Ms as in "Ms" was used centuries ago? Not "mistress" or "missus", but "Ms"? Can I see some references for that?

post #94 of 102
Quote:
Originally Posted by Smokering View Post

Ms as in "Ms" was used centuries ago? Not "mistress" or "missus", but "Ms"? Can I see some references for that?



Google "etymology of ms."  I don't know if it was used in spoken language, but it was used in the written language that far back.  It fell out of use, but it certainly wasn't "invented" in the 1970's.

 

From wiki:

 

"Ms.", along with "Miss" and "Mrs.", began to be used as early as the 17th century as titles derived from the then formal "Mistress", which, like Mister, did not originally bear reference to marital status.[4][5] "Ms." however, fell into disuse in favor of the other two titles and was not revived until the 20th century.[6][7]

post #95 of 102

Huh. So does "modern" Ms officially stand for "mistress" too, or is it meant to be a complete title in and of itself?

 

One factoid I've always found cool is that cooks used to be called Mrs as a sign of respect/status, even if they were unmarried.

post #96 of 102

Fascinating!

post #97 of 102
Quote:
Originally Posted by velochic View Post



Quote:
Originally Posted by number572 View Post

That's interesting about Ms. being "invented" in the 70's.  That makes perfect sense to me.  I don't remember which PP explained that, but thanks!



It wasn't invented in the 70's... unless you're talking about the 1670's!  I don't know who said this, but they're wrong.  While it was not used as much for a time, it's been very much in use for over 100 years and was prior to that, centuries ago.  headscratch.gif

 

Formal forms of address have been around for a long, long time... and in some circles are still used (especially in written correspondence, which does still happen for many people.)


ok, here's why i said "invented".  was just sort of quoting while being too lazy to go back and find the post.  the feminism idea (MR. and MS., neither representing one's marital status) made sense.  thx for the history, its interesting and i never thought too much about it before this thread.

Quote:

Originally Posted by laohaire View Post



Quote:
Originally Posted by blessedwithboys View Post

I guess I was always taught that Miss equaled young, never-married women, Mrs. equaled married of any age, and Ms. was for divorced women, whether they kept their ex-husband's name or switched back. 

 

Ms was not intended as a designation for divorced women at all - it was supposed to be the female counterpart to Mr.

 

Men are Mr. no matter whether they are married or not. Before Ms. was "invented" in the 70s, a woman was Miss (unmarried) or Mrs (married) - completely defined by her marital status.

 

So Ms became the third option for women who did not wish to be defined by their marital status, whether they were never married, married, divorced, whatever.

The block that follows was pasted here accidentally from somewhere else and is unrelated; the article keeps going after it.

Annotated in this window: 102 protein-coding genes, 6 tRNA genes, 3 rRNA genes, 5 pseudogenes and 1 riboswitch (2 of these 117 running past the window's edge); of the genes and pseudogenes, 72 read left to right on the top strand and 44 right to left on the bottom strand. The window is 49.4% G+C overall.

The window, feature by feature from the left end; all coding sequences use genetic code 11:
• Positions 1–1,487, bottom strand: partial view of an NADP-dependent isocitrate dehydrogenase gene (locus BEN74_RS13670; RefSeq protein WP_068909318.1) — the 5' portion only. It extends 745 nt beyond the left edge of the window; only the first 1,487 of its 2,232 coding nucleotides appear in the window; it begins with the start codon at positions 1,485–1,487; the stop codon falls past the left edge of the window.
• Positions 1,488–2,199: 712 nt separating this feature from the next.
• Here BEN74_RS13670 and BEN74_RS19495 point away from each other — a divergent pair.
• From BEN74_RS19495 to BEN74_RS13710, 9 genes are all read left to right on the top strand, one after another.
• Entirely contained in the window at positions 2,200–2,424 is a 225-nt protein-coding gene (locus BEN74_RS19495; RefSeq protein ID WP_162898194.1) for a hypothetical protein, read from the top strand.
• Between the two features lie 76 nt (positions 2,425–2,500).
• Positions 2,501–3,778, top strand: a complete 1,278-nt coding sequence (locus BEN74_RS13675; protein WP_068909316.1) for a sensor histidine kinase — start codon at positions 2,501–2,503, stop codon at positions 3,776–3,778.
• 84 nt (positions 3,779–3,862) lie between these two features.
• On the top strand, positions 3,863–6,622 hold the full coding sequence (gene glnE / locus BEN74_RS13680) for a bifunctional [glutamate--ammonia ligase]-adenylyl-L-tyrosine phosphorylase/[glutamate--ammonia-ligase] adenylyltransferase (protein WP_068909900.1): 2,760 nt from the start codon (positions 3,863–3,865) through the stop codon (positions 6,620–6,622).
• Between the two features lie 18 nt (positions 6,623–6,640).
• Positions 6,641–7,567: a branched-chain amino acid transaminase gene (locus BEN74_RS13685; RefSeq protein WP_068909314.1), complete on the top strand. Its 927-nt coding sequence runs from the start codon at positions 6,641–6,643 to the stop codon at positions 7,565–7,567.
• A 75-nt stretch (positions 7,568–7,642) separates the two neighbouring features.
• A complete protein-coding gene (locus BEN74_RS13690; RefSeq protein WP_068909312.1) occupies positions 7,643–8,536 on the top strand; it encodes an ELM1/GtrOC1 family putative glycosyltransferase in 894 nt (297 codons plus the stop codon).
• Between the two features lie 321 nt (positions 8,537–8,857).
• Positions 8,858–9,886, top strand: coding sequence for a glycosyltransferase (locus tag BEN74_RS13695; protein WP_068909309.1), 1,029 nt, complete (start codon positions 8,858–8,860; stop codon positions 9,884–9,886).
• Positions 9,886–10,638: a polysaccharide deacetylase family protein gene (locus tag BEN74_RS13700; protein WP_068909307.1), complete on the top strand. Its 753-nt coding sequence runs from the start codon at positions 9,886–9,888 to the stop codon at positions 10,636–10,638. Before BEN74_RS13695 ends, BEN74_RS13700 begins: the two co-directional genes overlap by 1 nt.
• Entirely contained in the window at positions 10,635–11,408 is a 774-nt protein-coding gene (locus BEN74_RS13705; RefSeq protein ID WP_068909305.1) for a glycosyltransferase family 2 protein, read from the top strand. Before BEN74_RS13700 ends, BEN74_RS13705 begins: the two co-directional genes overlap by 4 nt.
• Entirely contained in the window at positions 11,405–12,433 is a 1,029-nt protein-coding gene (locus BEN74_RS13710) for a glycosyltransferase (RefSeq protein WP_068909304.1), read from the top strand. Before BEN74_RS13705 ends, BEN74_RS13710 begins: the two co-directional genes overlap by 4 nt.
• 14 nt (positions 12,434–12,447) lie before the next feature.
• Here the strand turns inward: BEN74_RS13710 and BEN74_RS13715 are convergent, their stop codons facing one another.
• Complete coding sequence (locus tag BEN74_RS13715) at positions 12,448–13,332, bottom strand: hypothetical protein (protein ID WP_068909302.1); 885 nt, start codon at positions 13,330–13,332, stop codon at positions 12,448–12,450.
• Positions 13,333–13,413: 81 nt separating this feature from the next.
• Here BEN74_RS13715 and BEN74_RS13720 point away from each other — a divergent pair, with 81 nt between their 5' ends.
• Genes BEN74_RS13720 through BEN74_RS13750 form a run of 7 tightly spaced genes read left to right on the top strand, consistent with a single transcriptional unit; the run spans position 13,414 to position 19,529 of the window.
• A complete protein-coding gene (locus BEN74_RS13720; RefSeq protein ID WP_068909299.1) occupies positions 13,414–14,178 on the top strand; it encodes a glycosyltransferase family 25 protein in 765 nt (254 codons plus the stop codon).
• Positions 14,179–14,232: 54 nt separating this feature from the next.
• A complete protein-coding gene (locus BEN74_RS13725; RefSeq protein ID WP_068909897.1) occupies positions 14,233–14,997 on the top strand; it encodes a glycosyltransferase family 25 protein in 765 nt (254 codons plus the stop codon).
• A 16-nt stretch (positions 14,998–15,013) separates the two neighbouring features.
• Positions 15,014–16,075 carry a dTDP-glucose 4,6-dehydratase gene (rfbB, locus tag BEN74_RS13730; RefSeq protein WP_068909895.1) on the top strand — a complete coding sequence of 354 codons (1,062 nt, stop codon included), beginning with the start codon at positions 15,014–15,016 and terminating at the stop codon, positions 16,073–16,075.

post #98 of 102

I'm from the deep south, so we are Miss/Mr Firstname here, too.  I called my great-grandmother's friends Miss Ada and Miss Sister (she had a name, but everyone called her Sister).  It's very common where I live.

 

And, I'm with the pp.  I can't hear the difference between "Mrs/Miss/Ms".  They all sound the same to me.  Just like pen and pin.  We had a first year teacher in the 3rd grade from "up north", and it made her crazy that none of us could hear the difference between pen and pin.  Odd language quirk. 

post #99 of 102
Quote:
Quote:
Originally Posted by blessedwithboys View Post

I guess I was always taught that Miss equaled young, never-married women, Mrs. equaled married of any age, and Ms. was for divorced women, whether they kept their ex-husband's name or switched back. 

 

Ms was not intended as a designation for divorced women at all - it was supposed to be the female counterpart to Mr.

 

Men are Mr. no matter whether they are married or not. Before Ms. was "invented" in the 70s, a woman was Miss (unmarried) or Mrs (married) - completely defined by her marital status.

 

So Ms became the third option for women who did not wish to be defined by their marital status, whether they were never married, married, divorced, whatever.



What Laohare said. I almost fell off my chair when I saw that you were taught Ms was for divorced women! That's like the opposite of what it was trying to do!

post #100 of 102

Old thread revival....but I was at the elementary school today volunteering and two of my friends' kids walked by me and enthusiastically said "Hi Miss Andrea!!" and gave me big hugs.  (kids rock :)  It didn't feel weird or overtly formal.  I was there to chaperone and was acting in a teacher-like capacity.  It fit and seemed appropos.  The kids I know seem A-OK with the Miss FirstName.  For us, meaning the parents I know, it's level of familarity that kids don't have with teachers (Mrs/Mr Last Name) and feels more like an "inner circle"/family thing.  We're not aunts, but we're close to the littles who call us that and we all (kids included) know it denotes a special relationship.